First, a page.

Facebook News Feed ads aren’t always clear who’s paying for them
With advertisers and users now able to pay to promote posts in News Feed, Facebook has created a situation where it’s not always clear who is paying for the placement.
The social network marks all ads, whether they were sponsored by a brand or promoted by an individual user, with the word “Sponsored.” The problem is there are some ad types that could be paid for by brands or users, but there’s no way to know which one bought the ad by looking at it.
Take the following ad for example:
This could have been promoted by the user as a way to get more friends to join her in the event. It could have been sponsored by LivingSocial as a way to get more people to check out the deal. Or it could have been paid for by Tough Mudder, the event organizer. When users see the “Sponsored” label, especially if they’re unfamiliar with the details of Facebook advertising, they might have different assumptions about who’s paying for it, which could affect their perceptions of the ad or the user involved.
Most likely, this is what is called a “Domain Sponsored Story.” Companies can pay to promote a user’s post to their friends if it includes a link to their domain. Domain Sponsored Stories, however, do not include any logo or additional content from the advertiser, whereas Sponsored Stories about users Liking a page or Liking a post do. This can make it seem as though the ad is coming from the user themselves.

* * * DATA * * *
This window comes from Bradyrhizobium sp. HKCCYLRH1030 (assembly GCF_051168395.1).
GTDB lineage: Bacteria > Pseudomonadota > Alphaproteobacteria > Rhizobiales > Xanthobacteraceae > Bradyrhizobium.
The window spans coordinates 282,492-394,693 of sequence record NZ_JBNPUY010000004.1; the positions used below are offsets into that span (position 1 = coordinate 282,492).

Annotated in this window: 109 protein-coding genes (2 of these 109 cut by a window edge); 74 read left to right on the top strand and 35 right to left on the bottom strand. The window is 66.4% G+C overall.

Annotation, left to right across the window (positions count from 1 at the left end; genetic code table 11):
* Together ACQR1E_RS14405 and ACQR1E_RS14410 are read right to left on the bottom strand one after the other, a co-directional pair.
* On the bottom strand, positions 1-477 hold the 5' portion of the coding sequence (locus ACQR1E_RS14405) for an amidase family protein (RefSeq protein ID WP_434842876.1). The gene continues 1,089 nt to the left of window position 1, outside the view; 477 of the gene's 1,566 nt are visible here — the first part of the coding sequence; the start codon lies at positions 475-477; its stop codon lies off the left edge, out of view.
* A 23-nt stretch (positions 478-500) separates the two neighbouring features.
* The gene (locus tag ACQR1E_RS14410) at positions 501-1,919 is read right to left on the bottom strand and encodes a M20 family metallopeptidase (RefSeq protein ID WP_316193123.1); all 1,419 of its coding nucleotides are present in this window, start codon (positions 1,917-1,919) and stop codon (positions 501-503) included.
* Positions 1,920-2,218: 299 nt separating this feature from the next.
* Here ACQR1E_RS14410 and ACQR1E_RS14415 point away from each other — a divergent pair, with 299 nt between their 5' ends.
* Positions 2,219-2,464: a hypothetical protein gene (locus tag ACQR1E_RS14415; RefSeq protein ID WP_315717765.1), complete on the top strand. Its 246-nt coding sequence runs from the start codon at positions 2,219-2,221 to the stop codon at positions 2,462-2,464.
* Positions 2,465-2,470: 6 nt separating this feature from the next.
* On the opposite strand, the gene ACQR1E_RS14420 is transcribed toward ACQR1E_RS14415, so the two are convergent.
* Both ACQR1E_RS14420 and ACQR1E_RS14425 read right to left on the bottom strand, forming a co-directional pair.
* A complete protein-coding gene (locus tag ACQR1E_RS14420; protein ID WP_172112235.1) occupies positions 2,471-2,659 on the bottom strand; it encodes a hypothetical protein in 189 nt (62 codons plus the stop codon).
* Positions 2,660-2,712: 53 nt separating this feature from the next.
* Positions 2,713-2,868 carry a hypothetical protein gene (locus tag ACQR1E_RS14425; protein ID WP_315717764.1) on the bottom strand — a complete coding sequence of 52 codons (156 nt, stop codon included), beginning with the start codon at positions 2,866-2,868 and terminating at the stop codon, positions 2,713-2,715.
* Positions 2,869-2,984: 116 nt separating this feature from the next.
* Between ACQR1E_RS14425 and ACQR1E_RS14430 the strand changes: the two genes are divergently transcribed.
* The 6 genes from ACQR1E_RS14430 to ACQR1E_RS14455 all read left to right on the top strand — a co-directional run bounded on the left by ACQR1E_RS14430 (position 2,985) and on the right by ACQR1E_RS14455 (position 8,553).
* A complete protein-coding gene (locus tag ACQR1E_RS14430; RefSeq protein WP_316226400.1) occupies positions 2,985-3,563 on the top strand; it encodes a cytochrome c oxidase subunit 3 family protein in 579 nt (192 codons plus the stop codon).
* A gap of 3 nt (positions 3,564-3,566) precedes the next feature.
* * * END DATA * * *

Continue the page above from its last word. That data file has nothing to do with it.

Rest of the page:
Even Facebook employees have been fooled by the format, as seen in this exchange on a post by the social network’s director of engineering that was turned into a Domain Sponsored Story by PageLever a few months ago.
One employee suggested that the advertiser should be revealed when users mouse over the “Sponsored” label. The feature would help provide more transparency, but so far we haven’t seen Facebook implement this.
Sponsored Stories are powerful advertisements because they allow advertisers to promote users’ organic activity, whether its Liking a page, interacting with a post, sharing a link, checking into a place or taking an Open Graph action. But since any advertiser can promote any of these user actions through the API — even if they don’t manage the page, app or domain involved — and because users now have options to push their posts to the tops of friends’ feeds, Facebook should consider ways to make the ads more transparent. As more Sponsored Stories and Promoted Posts appear in News Feed, users should be able to identify who is paying to put them there.